A workshop programme detailing workshop objectives, deliverables, agenda, draft documents and any other relevant details for the workshop shall be available, and circulated to registered participants, no later than six weeks prior to the workshop date. Registered participants may submit their own contributions to the workshop secretariat for further distribution to other participants.
1 Where requested, ISO CS will help identify any TCs with a possible interest. It is also likely that the ISO TMB will note any relevant TCs with an interest when they approve the IWA.
Participation Workshop chairmen The proposer and workshop secretary shall designate the chairman of any particular workshop. The chairman shall act in a purely international and neutral capacity and in particular shall: • Ensure that all points of view expressed during a workshop are adequately summed up so that they are understood by all present, • Conduct the workshop with a view to reaching consensus, • Ensure that all decisions are clearly formulated and, if needed, made available to the participants before closure of the meeting of the workshop.
Registered participants Any organization may register as a participant in a workshop and participation will be open to the registered participants only. Participants are not required to be appointed by the ISO member body in their country2. The workshop secretariat, chairman and proposer shall endeavour to ensure that the broadest range of interests is represented in any workshop and that there is an appropriate balance of representation. If needed, this may require that some limitation be placed on participation (for example no more than two registered
2 ISO member bodies however can, in principle, participate in their own right.
participants from the same corporate body or organization). If the need to limit participation is expected at the outset, this shall be indicated in the proposal submitted to the Technical Management Board. If a need for limitation becomes apparent after announcement of the workshop, this shall be authorized by the TMB secretariat following consultation with the TMB chairman and, if needed, other TMB members.
Project teams In cases in which more than one meeting will be required to reach consensus, a workshop may establish one or more project teams to progress work between meetings of the workshop. The workshop shall designate the membership of such project teams, ensuring that their working methods will allow all interests to participate fully.
Workshop procedures and management oversight Workshops will be permitted to work in a practically autonomous manner using very flexible procedures. However, there are a number of general ISO policies which need to be respected, in particular those concerning intellectual property rights and the use of SI units. It shall be the responsibility of the workshop secretariat to ensure that the appropriate policies are known to registered participants and are respected. Management oversight will be kept to the minimum required to ensure coordination with existing standardization activities if relevant and to ensure that appropriate resource is provided by the ISO system. It will be the responsibility of the workshop chairman to determine when consensus of the workshop participants has been reached on a particular item or deliverable. For the purposes of determining consensus, the workshop chairman shall apply the following definition contained in ISO/IEC Guide 2:1996:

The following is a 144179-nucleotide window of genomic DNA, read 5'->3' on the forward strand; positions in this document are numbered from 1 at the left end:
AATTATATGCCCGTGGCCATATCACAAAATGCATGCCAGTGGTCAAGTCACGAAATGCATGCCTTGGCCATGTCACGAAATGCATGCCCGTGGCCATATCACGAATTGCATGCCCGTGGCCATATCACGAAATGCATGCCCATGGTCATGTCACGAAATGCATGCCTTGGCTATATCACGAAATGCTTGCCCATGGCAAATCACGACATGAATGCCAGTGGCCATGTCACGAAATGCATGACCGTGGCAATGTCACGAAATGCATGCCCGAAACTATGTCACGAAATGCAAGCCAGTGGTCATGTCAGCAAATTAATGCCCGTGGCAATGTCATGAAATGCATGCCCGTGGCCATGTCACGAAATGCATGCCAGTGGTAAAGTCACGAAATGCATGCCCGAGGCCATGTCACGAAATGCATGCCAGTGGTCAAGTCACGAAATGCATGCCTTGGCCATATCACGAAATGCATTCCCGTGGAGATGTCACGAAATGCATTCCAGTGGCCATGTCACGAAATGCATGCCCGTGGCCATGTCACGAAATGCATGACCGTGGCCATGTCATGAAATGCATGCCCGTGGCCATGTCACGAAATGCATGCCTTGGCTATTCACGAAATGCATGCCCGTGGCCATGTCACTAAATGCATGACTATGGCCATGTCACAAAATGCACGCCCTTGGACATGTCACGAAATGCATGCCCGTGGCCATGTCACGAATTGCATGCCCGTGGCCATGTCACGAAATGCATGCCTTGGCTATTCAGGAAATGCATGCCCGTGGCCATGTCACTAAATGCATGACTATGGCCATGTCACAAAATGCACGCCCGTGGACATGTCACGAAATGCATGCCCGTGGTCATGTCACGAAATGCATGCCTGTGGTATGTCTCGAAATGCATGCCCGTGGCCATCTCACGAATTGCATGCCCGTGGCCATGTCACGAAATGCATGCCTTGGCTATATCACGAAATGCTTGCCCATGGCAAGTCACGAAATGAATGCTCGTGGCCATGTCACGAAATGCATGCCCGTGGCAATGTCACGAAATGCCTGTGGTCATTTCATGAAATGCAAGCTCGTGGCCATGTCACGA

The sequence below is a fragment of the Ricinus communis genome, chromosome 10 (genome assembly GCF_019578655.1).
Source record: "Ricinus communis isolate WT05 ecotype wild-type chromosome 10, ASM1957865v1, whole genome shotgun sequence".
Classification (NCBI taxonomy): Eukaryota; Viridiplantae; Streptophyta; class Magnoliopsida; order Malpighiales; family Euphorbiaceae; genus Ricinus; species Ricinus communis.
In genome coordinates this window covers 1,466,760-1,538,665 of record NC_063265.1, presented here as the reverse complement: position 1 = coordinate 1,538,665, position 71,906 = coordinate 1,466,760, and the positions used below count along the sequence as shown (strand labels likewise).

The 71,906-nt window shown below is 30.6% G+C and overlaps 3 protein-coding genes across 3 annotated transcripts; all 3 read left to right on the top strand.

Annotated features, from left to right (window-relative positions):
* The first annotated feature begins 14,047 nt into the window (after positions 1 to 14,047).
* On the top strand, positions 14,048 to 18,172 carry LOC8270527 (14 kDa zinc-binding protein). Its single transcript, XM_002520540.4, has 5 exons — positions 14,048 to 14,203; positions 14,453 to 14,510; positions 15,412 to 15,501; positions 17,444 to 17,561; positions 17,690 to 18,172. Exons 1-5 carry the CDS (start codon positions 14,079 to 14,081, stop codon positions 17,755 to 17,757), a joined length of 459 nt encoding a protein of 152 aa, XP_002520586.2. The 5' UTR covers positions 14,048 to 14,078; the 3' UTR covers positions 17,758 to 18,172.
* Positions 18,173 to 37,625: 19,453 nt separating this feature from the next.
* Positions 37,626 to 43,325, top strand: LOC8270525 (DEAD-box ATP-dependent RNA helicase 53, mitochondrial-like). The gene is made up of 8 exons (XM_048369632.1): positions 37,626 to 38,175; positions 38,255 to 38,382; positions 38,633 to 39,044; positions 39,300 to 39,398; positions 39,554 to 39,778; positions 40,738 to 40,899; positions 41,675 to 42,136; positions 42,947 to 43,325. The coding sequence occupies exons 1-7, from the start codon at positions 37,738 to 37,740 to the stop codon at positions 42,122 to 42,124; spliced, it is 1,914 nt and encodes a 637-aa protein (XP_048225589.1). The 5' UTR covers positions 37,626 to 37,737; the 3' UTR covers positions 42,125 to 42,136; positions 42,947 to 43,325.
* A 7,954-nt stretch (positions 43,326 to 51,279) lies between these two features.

40 “General agreement, characterized by the absence of sustained opposition to substantial issues by any important part of the concerned interests and by a process that involves seeking to take into account the views of all parties concerned and to reconcile any conflicting arguments. Consensus need not imply unanimity.” It should be noted that an IWA workshop may arrive at the consensus that an IWA deliverable is not necessary. The workshop deliverables shall contain a description of the workshop consensus achieved including any recommendations for possible future actions or revisions to the workshop deliverables. The deliverable resulting from the workshop will proceed to publication based on the consensus of the workshop without additional reviews or approvals by any other body, except in the case of an appeal on such a deliverable (see immediately below).
Appeals Any parties affected by the deliverable resulting from the workshop shall have the right of appeal for the following reasons: • The workshop and the process to arrive at its deliverable have not complied with these procedures; • The deliverable resulting from the workshop is not in the best interests of international trade and commerce, or such public factors as safety, health or the environment; or • The contents of the deliverable resulting from the workshop conflict with existing or draft ISO standard (s) or may be detrimental to the reputation of ISO. Such appeals shall be submitted within two months of the date of the workshop and shall be considered by the ISO Technical Management Board which in such circumstances will take the final decision concerning publication of an IWA.
Proceedings of 65th Annual Conference